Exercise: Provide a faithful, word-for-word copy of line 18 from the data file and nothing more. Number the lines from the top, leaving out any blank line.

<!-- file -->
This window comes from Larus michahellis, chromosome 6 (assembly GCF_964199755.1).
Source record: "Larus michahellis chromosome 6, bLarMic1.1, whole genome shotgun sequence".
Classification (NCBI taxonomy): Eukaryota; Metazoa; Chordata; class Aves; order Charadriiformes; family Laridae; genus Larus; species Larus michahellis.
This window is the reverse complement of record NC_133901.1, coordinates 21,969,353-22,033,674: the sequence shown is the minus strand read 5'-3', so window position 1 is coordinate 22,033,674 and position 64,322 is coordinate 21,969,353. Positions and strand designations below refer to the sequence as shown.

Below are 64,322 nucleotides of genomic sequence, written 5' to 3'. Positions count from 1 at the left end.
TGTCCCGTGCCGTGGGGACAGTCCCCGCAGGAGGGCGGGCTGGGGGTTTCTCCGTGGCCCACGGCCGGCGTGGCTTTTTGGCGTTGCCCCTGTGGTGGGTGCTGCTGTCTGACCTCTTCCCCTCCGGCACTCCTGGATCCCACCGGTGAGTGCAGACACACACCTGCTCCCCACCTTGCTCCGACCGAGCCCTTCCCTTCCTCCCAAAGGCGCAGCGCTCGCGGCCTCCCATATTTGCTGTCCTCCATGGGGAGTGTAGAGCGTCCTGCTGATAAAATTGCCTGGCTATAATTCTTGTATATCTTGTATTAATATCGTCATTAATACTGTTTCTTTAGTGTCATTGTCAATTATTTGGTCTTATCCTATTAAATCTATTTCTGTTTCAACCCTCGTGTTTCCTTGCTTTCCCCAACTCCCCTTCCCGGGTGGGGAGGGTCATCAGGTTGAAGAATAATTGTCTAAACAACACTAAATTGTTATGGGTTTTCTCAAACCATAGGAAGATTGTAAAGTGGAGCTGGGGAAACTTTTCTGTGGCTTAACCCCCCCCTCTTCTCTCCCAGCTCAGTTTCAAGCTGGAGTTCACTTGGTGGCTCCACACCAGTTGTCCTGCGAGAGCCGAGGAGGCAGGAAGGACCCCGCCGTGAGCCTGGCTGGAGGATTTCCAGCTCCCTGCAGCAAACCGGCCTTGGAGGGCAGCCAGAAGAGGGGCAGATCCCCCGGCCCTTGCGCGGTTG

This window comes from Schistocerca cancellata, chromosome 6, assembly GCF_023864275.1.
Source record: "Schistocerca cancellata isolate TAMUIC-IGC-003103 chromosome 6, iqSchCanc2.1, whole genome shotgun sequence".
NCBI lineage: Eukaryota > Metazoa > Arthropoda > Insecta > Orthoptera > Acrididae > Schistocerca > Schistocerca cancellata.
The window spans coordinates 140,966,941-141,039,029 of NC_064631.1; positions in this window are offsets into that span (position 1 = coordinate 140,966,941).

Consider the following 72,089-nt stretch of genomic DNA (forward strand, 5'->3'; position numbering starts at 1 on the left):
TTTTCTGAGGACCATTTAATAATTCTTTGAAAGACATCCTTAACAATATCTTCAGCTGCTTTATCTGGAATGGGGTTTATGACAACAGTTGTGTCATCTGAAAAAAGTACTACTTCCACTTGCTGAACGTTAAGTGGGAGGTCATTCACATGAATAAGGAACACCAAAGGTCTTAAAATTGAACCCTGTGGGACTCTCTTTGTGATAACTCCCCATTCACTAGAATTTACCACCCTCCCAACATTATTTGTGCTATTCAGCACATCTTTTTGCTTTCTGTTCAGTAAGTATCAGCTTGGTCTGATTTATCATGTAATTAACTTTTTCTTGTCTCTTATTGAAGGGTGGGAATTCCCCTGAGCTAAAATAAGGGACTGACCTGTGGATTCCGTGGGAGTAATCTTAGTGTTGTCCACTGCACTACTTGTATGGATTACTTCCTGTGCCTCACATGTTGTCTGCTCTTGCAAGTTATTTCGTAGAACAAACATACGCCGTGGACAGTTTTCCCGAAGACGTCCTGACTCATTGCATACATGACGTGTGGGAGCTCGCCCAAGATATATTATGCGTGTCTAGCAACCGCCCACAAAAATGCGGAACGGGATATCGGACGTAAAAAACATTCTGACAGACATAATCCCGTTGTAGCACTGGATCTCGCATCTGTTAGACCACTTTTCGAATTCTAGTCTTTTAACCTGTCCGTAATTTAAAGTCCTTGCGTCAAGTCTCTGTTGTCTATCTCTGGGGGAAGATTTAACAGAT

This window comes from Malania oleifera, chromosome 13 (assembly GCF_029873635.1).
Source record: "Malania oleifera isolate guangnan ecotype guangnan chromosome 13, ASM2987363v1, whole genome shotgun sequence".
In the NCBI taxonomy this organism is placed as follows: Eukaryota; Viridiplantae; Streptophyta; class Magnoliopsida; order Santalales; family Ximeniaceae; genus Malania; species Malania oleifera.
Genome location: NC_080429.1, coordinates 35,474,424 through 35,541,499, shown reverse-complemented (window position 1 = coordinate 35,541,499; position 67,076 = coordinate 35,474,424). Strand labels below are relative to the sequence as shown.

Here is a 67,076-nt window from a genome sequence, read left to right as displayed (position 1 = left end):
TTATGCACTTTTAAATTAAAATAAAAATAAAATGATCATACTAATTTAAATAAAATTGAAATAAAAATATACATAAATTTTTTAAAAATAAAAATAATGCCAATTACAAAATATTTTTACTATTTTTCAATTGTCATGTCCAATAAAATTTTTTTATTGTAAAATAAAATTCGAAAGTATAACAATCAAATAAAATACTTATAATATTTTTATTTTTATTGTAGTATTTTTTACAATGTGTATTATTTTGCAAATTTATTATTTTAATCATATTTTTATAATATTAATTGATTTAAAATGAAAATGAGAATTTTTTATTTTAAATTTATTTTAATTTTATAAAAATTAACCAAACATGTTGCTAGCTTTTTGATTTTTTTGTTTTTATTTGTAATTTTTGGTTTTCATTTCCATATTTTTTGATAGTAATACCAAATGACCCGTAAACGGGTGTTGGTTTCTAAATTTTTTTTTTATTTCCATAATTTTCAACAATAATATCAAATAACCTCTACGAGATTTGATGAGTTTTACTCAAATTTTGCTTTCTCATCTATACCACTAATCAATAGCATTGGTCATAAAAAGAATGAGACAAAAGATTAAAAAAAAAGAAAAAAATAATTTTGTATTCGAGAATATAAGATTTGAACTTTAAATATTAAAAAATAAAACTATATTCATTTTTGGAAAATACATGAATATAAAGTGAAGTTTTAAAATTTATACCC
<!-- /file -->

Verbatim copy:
TTATGCACTTTTAAATTAAAATAAAAATAAAATGATCATACTAATTTAAATAAAATTGAAATAAAAATATACATAAATTTTTTAAAAATAAAAATAATGCCAATTACAAAATATTTTTACTATTTTTCAATTGTCATGTCCAATAAAATTTTTTTATTGTAAAATAAAATTCGAAAGTATAACAATCAAATAAAATACTTATAATATTTTTATTTTTATTGTAGTATTTTTTACAATGTGTATTATTTTGCAAATTTATTATTTTAATCATATTTTTATAATATTAATTGATTTAAAATGAAAATGAGAATTTTTTATTTTAAATTTATTTTAATTTTATAAAAATTAACCAAACATGTTGCTAGCTTTTTGATTTTTTTGTTTTTATTTGTAATTTTTGGTTTTCATTTCCATATTTTTTGATAGTAATACCAAATGACCCGTAAACGGGTGTTGGTTTCTAAATTTTTTTTTTATTTCCATAATTTTCAACAATAATATCAAATAACCTCTACGAGATTTGATGAGTTTTACTCAAATTTTGCTTTCTCATCTATACCACTAATCAATAGCATTGGTCATAAAAAGAATGAGACAAAAGATTAAAAAAAAAGAAAAAAATAATTTTGTATTCGAGAATATAAGATTTGAACTTTAAATATTAAAAAATAAAACTATATTCATTTTTGGAAAATACATGAATATAAAGTGAAGTTTTAAAATTTATACCC